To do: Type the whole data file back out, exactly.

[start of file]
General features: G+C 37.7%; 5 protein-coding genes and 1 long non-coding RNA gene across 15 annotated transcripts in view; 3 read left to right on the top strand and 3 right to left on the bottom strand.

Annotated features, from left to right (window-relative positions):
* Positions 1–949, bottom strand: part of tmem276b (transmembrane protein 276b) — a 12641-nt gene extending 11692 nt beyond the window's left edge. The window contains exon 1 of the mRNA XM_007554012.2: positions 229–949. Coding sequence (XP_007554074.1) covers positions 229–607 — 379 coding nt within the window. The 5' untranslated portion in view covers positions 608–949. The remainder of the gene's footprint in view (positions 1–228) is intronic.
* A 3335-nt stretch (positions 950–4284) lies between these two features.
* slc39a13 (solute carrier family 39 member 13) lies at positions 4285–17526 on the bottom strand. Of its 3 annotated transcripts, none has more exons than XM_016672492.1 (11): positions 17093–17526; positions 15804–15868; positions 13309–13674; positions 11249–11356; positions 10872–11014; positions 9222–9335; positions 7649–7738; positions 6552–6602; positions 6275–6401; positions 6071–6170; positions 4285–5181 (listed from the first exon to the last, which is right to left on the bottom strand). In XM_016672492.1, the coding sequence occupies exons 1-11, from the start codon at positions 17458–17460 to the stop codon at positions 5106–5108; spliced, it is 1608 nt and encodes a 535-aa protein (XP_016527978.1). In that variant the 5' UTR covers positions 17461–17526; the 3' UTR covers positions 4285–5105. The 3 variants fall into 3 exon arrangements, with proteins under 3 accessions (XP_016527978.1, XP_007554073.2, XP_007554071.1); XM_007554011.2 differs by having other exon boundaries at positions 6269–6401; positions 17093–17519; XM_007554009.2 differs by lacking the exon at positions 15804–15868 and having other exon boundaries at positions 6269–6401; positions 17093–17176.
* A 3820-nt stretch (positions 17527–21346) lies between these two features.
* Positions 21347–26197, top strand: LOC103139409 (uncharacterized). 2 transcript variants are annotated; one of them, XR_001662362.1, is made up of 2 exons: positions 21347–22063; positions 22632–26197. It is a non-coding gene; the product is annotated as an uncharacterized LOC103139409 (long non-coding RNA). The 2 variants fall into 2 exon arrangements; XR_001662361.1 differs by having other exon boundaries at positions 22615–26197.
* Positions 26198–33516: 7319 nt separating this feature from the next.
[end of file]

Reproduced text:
General features: G+C 37.7%; 5 protein-coding genes and 1 long non-coding RNA gene across 15 annotated transcripts in view; 3 read left to right on the top strand and 3 right to left on the bottom strand.

Annotated features, from left to right (window-relative positions):
* Positions 1–949, bottom strand: part of tmem276b (transmembrane protein 276b) — a 12641-nt gene extending 11692 nt beyond the window's left edge. The window contains exon 1 of the mRNA XM_007554012.2: positions 229–949. Coding sequence (XP_007554074.1) covers positions 229–607 — 379 coding nt within the window. The 5' untranslated portion in view covers positions 608–949. The remainder of the gene's footprint in view (positions 1–228) is intronic.
* A 3335-nt stretch (positions 950–4284) lies between these two features.
* slc39a13 (solute carrier family 39 member 13) lies at positions 4285–17526 on the bottom strand. Of its 3 annotated transcripts, none has more exons than XM_016672492.1 (11): positions 17093–17526; positions 15804–15868; positions 13309–13674; positions 11249–11356; positions 10872–11014; positions 9222–9335; positions 7649–7738; positions 6552–6602; positions 6275–6401; positions 6071–6170; positions 4285–5181 (listed from the first exon to the last, which is right to left on the bottom strand). In XM_016672492.1, the coding sequence occupies exons 1-11, from the start codon at positions 17458–17460 to the stop codon at positions 5106–5108; spliced, it is 1608 nt and encodes a 535-aa protein (XP_016527978.1). In that variant the 5' UTR covers positions 17461–17526; the 3' UTR covers positions 4285–5105. The 3 variants fall into 3 exon arrangements, with proteins under 3 accessions (XP_016527978.1, XP_007554073.2, XP_007554071.1); XM_007554011.2 differs by having other exon boundaries at positions 6269–6401; positions 17093–17519; XM_007554009.2 differs by lacking the exon at positions 15804–15868 and having other exon boundaries at positions 6269–6401; positions 17093–17176.
* A 3820-nt stretch (positions 17527–21346) lies between these two features.
* Positions 21347–26197, top strand: LOC103139409 (uncharacterized). 2 transcript variants are annotated; one of them, XR_001662362.1, is made up of 2 exons: positions 21347–22063; positions 22632–26197. It is a non-coding gene; the product is annotated as an uncharacterized LOC103139409 (long non-coding RNA). The 2 variants fall into 2 exon arrangements; XR_001662361.1 differs by having other exon boundaries at positions 22615–26197.
* Positions 26198–33516: 7319 nt separating this feature from the next.